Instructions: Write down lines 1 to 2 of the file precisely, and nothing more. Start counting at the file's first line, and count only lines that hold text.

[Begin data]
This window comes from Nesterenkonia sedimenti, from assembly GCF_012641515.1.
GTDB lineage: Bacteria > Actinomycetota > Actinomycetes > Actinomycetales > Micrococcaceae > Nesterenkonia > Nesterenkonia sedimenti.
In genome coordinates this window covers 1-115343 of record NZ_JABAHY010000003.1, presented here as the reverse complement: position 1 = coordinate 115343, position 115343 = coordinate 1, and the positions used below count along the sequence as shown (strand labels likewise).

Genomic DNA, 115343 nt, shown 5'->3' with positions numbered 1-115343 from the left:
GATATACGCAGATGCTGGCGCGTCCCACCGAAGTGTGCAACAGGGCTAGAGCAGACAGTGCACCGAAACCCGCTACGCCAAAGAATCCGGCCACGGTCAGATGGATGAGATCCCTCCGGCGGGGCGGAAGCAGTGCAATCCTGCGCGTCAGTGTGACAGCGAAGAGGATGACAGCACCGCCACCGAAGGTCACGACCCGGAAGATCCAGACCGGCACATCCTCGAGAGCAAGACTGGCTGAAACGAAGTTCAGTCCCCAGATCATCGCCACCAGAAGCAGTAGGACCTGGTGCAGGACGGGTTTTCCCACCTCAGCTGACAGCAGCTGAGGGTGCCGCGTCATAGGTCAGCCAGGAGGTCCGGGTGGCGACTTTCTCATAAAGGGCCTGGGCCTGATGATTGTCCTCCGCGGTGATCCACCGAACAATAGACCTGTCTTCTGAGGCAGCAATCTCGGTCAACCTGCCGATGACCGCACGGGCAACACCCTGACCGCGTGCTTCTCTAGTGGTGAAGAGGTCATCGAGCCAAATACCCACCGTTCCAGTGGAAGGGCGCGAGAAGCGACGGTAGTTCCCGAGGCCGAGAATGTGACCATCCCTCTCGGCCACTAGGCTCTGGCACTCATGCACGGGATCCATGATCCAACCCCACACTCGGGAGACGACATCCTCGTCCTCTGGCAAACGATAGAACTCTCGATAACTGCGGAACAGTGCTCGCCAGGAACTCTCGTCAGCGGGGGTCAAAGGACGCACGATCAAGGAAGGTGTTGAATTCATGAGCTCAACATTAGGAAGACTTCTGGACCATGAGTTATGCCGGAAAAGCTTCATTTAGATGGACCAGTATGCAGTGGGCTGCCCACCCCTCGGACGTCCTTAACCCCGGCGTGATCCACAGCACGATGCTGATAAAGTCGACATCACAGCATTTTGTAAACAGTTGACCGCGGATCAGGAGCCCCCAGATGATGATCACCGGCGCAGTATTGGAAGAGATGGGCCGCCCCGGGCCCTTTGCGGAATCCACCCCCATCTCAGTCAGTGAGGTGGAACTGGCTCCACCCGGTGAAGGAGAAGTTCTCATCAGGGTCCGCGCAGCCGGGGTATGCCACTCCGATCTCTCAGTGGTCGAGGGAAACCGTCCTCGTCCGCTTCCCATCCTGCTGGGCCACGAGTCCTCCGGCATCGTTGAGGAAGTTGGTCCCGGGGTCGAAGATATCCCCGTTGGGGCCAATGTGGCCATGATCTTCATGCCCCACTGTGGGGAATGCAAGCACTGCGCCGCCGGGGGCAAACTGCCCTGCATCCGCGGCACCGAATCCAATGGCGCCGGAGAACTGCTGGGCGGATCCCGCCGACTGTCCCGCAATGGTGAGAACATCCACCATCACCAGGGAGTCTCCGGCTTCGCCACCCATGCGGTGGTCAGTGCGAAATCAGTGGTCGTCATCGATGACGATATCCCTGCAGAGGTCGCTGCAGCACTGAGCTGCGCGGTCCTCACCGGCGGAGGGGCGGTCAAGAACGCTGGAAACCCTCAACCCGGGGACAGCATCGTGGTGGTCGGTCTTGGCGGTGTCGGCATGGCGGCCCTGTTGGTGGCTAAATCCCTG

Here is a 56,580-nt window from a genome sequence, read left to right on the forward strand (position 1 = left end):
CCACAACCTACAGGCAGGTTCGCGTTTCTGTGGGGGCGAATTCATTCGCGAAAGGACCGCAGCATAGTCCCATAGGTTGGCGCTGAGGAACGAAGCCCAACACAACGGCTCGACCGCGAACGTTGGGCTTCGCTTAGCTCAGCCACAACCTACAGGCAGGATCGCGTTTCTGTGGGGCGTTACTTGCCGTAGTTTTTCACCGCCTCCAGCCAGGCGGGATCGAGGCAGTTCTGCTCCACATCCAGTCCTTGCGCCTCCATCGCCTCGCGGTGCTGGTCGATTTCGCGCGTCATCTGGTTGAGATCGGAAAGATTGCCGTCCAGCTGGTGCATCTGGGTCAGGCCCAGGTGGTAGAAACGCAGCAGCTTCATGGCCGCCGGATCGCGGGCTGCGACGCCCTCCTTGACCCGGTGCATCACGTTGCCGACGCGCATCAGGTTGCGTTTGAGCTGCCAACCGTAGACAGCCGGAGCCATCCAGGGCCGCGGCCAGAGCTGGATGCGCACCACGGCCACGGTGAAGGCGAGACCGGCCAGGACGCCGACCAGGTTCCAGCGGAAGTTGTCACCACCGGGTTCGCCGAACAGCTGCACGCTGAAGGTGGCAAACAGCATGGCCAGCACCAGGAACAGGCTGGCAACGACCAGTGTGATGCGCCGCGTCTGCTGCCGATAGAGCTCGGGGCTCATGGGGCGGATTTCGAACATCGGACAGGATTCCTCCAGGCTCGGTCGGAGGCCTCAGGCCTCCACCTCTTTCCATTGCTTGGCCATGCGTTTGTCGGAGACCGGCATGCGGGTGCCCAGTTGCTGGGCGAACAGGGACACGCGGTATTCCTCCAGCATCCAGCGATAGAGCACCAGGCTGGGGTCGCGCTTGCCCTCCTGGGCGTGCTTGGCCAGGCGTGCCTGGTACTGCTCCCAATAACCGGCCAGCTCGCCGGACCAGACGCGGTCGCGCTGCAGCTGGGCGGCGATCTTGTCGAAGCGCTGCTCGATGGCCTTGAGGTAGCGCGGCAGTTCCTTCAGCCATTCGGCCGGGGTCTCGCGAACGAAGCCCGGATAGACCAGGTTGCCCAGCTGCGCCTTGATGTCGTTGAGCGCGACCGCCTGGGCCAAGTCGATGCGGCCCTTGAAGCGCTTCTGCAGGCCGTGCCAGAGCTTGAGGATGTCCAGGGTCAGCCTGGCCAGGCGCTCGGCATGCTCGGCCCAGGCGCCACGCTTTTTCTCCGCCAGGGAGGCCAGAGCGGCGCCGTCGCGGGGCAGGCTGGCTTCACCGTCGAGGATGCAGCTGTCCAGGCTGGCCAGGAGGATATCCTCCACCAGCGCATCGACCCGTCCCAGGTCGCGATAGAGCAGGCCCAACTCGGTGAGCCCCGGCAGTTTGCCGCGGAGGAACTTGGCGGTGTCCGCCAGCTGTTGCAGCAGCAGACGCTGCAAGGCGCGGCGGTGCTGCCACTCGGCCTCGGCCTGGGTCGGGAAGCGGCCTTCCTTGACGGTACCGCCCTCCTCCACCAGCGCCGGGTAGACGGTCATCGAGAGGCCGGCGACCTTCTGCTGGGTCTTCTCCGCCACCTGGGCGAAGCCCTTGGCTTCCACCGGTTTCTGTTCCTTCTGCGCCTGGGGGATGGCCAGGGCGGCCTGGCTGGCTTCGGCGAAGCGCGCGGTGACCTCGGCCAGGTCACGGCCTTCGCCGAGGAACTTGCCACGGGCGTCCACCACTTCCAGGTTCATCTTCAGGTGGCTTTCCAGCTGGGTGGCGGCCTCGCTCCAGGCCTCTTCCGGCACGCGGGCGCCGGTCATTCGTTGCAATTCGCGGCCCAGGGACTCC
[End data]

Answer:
This window comes from Nesterenkonia sedimenti, from assembly GCF_012641515.1.
GTDB lineage: Bacteria > Actinomycetota > Actinomycetes > Actinomycetales > Micrococcaceae > Nesterenkonia > Nesterenkonia sedimenti.